The appraiser will visit the home to be purchased, and will inspect the property to ensure that it meets the FHA’s guidelines. The appraiser will also determine the value of the property, which will be used to determine the maximum loan amount that the borrower can receive. The appraisal process is important in ensuring that the borrower is not overpaying for the home, and that the home meets the minimum standards required by the FHA.

What Is The Most Common Appraisal Report for FHA Loan?

1004-URAR (Uniform Residential Appraisal Report). This report form is designed to report an appraisal of a one-unit property (aka Single Family Residence) or a one-unit property with an accessory unit; including a unit in a planned unit development (PUD), based on an interior and exterior inspection of the subject property.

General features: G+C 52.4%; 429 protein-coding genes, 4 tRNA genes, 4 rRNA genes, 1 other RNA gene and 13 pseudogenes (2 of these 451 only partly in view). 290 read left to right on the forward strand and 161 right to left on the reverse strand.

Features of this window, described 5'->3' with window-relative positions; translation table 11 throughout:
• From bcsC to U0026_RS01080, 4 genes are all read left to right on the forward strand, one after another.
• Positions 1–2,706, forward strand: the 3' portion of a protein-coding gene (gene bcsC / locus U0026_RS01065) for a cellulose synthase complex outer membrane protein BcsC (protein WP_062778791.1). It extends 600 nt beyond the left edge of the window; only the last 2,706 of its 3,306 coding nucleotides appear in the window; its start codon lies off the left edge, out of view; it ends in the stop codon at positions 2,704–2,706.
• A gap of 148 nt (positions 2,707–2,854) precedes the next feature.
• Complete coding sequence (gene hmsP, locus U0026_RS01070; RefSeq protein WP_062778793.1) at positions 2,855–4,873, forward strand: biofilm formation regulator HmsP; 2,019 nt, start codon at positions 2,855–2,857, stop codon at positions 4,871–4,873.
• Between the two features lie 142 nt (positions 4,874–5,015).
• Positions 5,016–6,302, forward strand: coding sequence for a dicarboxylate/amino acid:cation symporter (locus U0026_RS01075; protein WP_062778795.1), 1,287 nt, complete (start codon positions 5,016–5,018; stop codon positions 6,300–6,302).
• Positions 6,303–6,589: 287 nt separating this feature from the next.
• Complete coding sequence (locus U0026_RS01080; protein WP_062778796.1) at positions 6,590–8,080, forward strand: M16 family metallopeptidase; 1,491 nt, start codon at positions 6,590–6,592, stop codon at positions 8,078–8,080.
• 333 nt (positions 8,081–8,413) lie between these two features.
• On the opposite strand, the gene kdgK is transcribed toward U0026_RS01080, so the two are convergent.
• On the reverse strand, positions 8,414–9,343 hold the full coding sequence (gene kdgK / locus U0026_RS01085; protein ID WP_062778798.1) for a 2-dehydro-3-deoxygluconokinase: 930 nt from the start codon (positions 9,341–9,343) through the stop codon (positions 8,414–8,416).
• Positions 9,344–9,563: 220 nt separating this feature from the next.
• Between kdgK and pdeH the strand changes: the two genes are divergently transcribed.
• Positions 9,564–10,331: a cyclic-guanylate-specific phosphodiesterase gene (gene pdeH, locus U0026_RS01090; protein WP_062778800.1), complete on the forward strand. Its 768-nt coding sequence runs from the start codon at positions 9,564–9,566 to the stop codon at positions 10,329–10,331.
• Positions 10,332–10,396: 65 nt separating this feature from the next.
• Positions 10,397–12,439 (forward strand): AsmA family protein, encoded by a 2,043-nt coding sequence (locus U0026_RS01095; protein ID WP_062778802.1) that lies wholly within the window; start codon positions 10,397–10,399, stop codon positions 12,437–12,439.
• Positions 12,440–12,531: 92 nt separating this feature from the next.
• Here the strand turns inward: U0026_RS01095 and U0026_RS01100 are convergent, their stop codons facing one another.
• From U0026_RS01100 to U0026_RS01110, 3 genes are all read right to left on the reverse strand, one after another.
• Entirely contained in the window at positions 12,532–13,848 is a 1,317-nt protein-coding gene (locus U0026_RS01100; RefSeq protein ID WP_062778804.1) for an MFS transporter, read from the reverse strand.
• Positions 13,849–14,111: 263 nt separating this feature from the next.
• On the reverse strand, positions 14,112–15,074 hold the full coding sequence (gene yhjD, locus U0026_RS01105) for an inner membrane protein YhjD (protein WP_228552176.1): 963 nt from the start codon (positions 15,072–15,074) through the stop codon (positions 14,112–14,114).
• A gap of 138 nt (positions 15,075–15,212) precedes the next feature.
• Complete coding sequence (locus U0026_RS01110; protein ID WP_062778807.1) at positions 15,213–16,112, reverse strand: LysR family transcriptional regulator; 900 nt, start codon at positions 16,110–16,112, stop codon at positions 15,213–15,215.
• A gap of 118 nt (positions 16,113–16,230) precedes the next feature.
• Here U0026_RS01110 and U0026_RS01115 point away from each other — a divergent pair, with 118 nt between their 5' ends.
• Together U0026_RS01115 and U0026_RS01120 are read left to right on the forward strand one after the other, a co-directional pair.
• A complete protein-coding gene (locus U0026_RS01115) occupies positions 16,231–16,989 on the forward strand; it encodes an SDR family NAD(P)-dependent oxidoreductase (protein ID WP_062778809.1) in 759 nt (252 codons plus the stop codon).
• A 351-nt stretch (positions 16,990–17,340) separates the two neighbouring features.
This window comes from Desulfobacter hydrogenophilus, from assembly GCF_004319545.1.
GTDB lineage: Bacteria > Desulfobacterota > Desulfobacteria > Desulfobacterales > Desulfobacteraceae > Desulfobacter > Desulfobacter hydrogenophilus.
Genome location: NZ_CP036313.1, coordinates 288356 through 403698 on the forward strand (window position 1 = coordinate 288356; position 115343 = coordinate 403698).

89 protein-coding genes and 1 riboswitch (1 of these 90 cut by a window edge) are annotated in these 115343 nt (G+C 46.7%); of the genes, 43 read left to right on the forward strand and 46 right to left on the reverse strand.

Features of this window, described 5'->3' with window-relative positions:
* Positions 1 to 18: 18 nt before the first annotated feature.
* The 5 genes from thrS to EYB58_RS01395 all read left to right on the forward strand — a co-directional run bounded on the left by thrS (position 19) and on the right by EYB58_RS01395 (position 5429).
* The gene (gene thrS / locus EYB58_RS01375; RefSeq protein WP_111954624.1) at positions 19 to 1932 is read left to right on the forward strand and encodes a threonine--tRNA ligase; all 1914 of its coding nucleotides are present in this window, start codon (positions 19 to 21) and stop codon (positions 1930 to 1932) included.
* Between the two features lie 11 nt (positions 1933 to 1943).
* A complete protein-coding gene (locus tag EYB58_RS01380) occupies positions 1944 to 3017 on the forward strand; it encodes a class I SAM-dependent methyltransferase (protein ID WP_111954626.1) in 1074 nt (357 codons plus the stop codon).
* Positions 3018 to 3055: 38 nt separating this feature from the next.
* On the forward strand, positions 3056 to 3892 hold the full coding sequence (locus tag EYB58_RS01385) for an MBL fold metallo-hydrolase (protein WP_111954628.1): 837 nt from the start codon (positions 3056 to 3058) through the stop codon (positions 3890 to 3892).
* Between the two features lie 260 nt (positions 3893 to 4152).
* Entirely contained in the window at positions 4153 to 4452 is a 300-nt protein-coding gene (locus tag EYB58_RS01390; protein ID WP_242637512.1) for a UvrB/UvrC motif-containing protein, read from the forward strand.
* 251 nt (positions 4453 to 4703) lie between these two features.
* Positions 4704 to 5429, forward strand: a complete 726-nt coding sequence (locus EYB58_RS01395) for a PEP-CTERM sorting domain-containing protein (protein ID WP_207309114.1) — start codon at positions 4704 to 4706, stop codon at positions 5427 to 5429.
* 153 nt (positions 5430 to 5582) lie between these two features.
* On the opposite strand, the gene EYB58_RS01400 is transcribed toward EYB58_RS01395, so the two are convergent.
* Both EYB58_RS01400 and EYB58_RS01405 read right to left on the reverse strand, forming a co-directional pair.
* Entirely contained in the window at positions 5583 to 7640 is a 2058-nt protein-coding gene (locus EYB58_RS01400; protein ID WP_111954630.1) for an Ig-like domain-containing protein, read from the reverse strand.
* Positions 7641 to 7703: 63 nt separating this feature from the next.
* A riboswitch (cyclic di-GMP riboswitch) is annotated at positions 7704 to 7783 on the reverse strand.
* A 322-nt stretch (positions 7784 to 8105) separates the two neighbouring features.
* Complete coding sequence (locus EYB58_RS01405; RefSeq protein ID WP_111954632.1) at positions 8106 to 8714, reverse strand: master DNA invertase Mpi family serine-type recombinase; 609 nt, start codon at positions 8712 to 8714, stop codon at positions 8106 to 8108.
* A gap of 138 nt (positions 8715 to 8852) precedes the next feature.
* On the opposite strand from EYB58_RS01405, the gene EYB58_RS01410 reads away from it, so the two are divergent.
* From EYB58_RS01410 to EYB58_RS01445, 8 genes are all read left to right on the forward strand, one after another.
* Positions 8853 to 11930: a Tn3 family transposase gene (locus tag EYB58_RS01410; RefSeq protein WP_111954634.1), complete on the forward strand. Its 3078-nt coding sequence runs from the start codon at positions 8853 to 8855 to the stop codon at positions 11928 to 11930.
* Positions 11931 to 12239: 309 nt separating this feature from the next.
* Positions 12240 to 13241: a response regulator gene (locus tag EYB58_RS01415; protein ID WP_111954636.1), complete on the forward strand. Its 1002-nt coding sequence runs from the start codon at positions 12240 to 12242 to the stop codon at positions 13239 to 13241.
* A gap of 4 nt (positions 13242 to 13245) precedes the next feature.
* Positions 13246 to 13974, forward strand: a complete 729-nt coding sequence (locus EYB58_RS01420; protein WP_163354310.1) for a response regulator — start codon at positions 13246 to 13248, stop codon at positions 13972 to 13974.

What Is Included in the Appraisal Report

The 1004 URAR is a report which consists of the following sections:

Subject – This section details the subject property address, neighborhood name, occupancy type, property rights, HOA / PUD and assignment type.

Contract – This section details information regarding the sales contract such as price, date effective, and public record verification.

Neighborhood – This section details neighborhood characteristics, one-unit house trends, one-unit price/age, present land use, description and market conditions

Site – This section details zoning, dimensions, utilities, offsite improvements, encroachment, and FEMA verification

Improvements – This section details information on a general description, foundation, exterior/interior condition, garage, attic, heating, appliances, and descriptions